John L. Allen, Jr. has said the secrecy was aimed rather at the protection of all involved, the accused, the victim/denouncer and the witnesses, before the verdict was passed, and for free finding of facts.[18]

Involvement of the Holy See[edit]

A New York Times article published on 1 July 2010 said, as is mentioned above, that the 1962 instruction was a restatement of that of 1922, giving the Sacred Congregation of the Holy Office authority to prosecute clergy accused of sexual abuse.[19] For 20 years Cardinal Ratzinger had been tasked with enforcing the Crimen Sollicitationis document.[15]

Crimen sollicitationis repeated that, under pain of grave sin, any ordinary (bishop or equivalent) who received a denunciation of the crime of solicitation was to inform immediately the Holy See and the ordinary of the place of residence of the accused priest.[20] It was for the ordinary of the place of residence[21] to investigate the charge at the first level (in prima instantia); the Holy See reserved to itself the right to intervene at this level only "for particular and grave reasons".[22]

The defendant did not lose the right that all members of the Church have to ask that their cases, at any level, be submitted to the Holy See; but once the trial had begun, such a recourse did not suspend the jurisdiction of the local judge, unless he learned that the Holy See had actually accepted the recourse.[23] After sentence was passed, the defendant could appeal to the Holy See against it within ten days. If he did, any suspension from hearing confessions or exercising sacred ministry remained in force, but any other penalties imposed on him were suspended, until a decision was made on the appeal. The "promoter of justice" (the official Church prosecutor) could likewise appeal to the Holy See against a verdict in favour of the accused.[24] This constituted an exception to the normal procedure whereby appeals against a first-level sentence are made to a designated second-level tribunal, with the case going to Rome only if the first two tribunals give discordant verdicts.

References[edit]

  1. ^ "Crimen sollicitationis habetur cum sacerdos aliquem poenitentem, quaecumque persona illa sit, vel in actu sacramentalis confessionis ..." (opening words of the document)
  2. ^ a b c Thomas Doyle, The 1922 instruction and the 1962 instruction "Crimen sollicitationis" promulgated by the Vatican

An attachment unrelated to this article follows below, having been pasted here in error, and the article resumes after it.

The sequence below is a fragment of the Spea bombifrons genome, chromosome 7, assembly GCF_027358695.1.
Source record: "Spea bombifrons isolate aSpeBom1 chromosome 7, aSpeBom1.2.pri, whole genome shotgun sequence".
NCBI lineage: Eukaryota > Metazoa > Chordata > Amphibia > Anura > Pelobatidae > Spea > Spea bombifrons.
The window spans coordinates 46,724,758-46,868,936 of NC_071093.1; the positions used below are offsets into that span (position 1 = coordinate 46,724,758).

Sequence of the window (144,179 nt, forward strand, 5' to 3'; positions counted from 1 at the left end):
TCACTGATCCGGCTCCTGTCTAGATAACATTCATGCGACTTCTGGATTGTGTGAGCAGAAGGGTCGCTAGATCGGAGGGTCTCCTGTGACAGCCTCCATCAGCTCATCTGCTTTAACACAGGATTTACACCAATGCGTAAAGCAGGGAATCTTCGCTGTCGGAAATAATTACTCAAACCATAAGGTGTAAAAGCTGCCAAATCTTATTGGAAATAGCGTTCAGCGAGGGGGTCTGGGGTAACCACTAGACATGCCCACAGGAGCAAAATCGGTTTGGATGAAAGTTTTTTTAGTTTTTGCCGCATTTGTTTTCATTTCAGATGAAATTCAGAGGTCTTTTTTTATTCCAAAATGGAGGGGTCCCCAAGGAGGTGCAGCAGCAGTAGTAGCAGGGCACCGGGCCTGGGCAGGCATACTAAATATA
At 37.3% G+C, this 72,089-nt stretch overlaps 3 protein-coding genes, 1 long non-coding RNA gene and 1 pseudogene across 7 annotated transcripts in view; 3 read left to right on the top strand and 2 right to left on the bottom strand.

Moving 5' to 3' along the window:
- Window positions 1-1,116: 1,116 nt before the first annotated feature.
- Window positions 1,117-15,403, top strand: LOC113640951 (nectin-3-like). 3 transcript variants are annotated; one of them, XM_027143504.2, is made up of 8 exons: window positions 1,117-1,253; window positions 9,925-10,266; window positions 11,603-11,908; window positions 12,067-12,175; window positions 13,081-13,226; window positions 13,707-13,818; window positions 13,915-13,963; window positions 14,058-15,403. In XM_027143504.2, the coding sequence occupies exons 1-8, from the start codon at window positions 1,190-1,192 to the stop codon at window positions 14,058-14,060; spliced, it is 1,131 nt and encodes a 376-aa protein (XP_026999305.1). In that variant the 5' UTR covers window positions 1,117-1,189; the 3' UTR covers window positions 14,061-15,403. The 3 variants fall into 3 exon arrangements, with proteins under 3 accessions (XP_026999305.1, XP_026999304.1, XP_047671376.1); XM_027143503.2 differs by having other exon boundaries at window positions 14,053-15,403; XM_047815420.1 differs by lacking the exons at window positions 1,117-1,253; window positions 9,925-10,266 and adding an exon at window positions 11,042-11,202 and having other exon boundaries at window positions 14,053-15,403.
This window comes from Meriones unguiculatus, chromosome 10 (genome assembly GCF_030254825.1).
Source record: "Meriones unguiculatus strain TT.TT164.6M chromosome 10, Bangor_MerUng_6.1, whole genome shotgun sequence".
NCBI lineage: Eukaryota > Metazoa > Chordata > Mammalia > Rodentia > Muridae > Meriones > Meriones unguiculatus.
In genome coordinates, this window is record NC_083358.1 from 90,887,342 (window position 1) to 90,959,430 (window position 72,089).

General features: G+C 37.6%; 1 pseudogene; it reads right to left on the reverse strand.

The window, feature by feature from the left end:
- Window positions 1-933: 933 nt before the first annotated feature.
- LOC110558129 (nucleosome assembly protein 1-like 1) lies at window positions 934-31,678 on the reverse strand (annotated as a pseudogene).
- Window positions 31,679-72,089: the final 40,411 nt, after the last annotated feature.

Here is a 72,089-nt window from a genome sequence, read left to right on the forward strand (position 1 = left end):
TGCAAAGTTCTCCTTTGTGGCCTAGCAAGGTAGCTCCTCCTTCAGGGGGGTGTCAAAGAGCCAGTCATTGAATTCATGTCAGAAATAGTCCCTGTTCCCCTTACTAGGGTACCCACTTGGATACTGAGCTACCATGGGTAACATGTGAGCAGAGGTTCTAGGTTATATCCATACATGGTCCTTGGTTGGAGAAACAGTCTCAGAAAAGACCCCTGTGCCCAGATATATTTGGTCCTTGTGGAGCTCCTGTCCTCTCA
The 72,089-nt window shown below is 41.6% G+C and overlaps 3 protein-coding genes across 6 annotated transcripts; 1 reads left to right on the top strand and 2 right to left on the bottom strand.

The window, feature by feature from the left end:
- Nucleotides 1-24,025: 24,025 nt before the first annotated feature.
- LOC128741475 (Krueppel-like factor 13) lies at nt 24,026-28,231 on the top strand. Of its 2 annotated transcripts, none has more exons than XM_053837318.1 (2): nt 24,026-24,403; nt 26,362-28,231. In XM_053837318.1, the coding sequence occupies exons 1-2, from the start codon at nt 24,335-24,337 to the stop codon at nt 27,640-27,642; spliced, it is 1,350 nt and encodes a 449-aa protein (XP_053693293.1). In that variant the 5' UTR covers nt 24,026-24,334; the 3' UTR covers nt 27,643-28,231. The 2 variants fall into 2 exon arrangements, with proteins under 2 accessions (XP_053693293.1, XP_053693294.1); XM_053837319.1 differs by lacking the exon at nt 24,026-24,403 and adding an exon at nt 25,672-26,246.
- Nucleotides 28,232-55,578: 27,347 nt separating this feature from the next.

3. ^ De delictis gravioribus, footnote 3
  4. ^ Murphy Report, Irish Government, 2009. Para 4.18-19
  5. ^ Codex Iuris Canonici (1917), Liber quartus: De processibus
  6. ^ The rules concerning the secret archives, distinct from the general archives and the historical archives, are explained in John P. Beal, James A. Coriden, Thomas J. Green, A New Commentary on the Code of Canon Law, 642-644.
  7. ^ "Servanda diligenter in archivio secreto curiae pro norma interna. Non publicanda nec ullis commentariis augenda" (heading of the Instruction).
  8. ^ Thomas Doyle, The 1922 Instruction and the 1962 Instruction Crimen sollicitationis, section 2
  9. ^ An English translation of the papal document and of the new norms can be consulted at this site and a guide to procedures regarding accusations of clerical sexual abuse is available on the Holy See website.
  10. ^ De delictis gravioribus, second paragraph
  11. ^ Doyle, sections 4-6
  12. ^ unofficial translation of the document from Vatican http://www.vatican.va/resources/resources_crimen-sollicitationis-1962_en.html
  13. ^ Allen, John L. (2003-08-07). "1962 document orders secrecy in sex cases: Many bishops unaware obscure missive was in their archives". National Catholic Reporter. Retrieved 2010-03-26. 
  14. ^ The law in force since 1983 is as follows:
  15. ^ a b Sex Crimes and the Vatican (an October 2006 BBC documentary quotation:

    The man in charge of enforcing it for 20 years was Cardinal Joseph Ratzinger, the man made Pope last year. In 2001 he created the successor to the decree.

  16. ^ Doyle, paragraph 23
  17. ^ Doyle, paragraph 24
  18. ^ Allen, John L. (2003-08-15). "Explaining "Crimen Sollicitationis"". National Catholic Reporter. Retrieved 2010-03-26. It allows witnesses to speak freely, accused priests to protect their good name until guilt is established, and victims to come forward who don’t want publicity. Such secrecy is also not unique to sex abuse. It applies, for example, to the appointment of bishops. 
  19. ^ "The office led by Cardinal Ratzinger, the Congregation for the Doctrine of the Faith, had actually been given authority over sexual abuse cases nearly 80 years earlier, in 1922, documents show and canon lawyers confirm" (New York Times, 1 July 2010).
  20. ^ Articles 66-70
  21. ^ Although the vicar general also is classified as a local ordinary, article 3 of the document excluded him from authority in this matter.
  22. ^ Article 2
  23. ^ Article 2
  24. ^ Article 58

External links[edit]